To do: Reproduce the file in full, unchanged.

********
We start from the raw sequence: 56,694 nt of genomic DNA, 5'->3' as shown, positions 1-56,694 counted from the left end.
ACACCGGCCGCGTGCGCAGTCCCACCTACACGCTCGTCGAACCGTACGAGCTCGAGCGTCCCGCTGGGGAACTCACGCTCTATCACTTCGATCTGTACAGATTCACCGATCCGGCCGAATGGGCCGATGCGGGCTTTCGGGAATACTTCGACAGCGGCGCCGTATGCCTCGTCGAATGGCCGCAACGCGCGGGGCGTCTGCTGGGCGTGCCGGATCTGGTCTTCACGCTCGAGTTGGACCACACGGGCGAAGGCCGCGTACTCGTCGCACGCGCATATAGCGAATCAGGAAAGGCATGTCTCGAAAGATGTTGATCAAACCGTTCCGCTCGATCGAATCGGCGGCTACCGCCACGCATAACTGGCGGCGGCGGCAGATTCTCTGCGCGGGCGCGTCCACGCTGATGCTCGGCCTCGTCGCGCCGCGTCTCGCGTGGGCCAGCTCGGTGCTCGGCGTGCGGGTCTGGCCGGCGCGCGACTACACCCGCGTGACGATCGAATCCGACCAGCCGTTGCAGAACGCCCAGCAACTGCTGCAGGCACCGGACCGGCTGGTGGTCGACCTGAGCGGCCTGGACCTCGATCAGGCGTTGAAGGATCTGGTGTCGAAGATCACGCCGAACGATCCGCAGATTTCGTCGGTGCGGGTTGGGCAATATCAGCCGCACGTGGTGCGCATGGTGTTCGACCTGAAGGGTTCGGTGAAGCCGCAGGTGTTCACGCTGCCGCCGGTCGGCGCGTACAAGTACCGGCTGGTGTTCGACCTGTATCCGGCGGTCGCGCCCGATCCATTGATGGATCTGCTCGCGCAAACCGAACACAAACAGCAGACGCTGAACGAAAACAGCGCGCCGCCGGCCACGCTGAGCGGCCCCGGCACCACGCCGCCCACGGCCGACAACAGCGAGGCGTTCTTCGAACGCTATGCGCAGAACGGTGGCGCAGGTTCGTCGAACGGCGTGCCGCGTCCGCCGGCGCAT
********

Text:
We start from the raw sequence: 56,694 nt of genomic DNA, 5'->3' as shown, positions 1-56,694 counted from the left end.
ACACCGGCCGCGTGCGCAGTCCCACCTACACGCTCGTCGAACCGTACGAGCTCGAGCGTCCCGCTGGGGAACTCACGCTCTATCACTTCGATCTGTACAGATTCACCGATCCGGCCGAATGGGCCGATGCGGGCTTTCGGGAATACTTCGACAGCGGCGCCGTATGCCTCGTCGAATGGCCGCAACGCGCGGGGCGTCTGCTGGGCGTGCCGGATCTGGTCTTCACGCTCGAGTTGGACCACACGGGCGAAGGCCGCGTACTCGTCGCACGCGCATATAGCGAATCAGGAAAGGCATGTCTCGAAAGATGTTGATCAAACCGTTCCGCTCGATCGAATCGGCGGCTACCGCCACGCATAACTGGCGGCGGCGGCAGATTCTCTGCGCGGGCGCGTCCACGCTGATGCTCGGCCTCGTCGCGCCGCGTCTCGCGTGGGCCAGCTCGGTGCTCGGCGTGCGGGTCTGGCCGGCGCGCGACTACACCCGCGTGACGATCGAATCCGACCAGCCGTTGCAGAACGCCCAGCAACTGCTGCAGGCACCGGACCGGCTGGTGGTCGACCTGAGCGGCCTGGACCTCGATCAGGCGTTGAAGGATCTGGTGTCGAAGATCACGCCGAACGATCCGCAGATTTCGTCGGTGCGGGTTGGGCAATATCAGCCGCACGTGGTGCGCATGGTGTTCGACCTGAAGGGTTCGGTGAAGCCGCAGGTGTTCACGCTGCCGCCGGTCGGCGCGTACAAGTACCGGCTGGTGTTCGACCTGTATCCGGCGGTCGCGCCCGATCCATTGATGGATCTGCTCGCGCAAACCGAACACAAACAGCAGACGCTGAACGAAAACAGCGCGCCGCCGGCCACGCTGAGCGGCCCCGGCACCACGCCGCCCACGGCCGACAACAGCGAGGCGTTCTTCGAACGCTATGCGCAGAACGGTGGCGCAGGTTCGTCGAACGGCGTGCCGCGTCCGCCGGCGCAT